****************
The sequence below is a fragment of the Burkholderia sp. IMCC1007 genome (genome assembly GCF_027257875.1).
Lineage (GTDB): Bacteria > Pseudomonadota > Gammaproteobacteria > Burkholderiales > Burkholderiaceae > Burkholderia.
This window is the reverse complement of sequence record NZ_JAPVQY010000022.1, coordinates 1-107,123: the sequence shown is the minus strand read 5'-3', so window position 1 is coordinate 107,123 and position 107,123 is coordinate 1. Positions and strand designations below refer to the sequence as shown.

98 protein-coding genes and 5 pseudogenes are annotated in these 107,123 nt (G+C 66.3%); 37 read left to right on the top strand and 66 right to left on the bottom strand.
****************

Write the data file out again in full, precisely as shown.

The sequence below is a fragment of the Burkholderia sp. IMCC1007 genome (genome assembly GCF_027257875.1).
Lineage (GTDB): Bacteria > Pseudomonadota > Gammaproteobacteria > Burkholderiales > Burkholderiaceae > Burkholderia.
This window is the reverse complement of sequence record NZ_JAPVQY010000022.1, coordinates 1-107,123: the sequence shown is the minus strand read 5'-3', so window position 1 is coordinate 107,123 and position 107,123 is coordinate 1. Positions and strand designations below refer to the sequence as shown.

98 protein-coding genes and 5 pseudogenes are annotated in these 107,123 nt (G+C 66.3%); 37 read left to right on the top strand and 66 right to left on the bottom strand.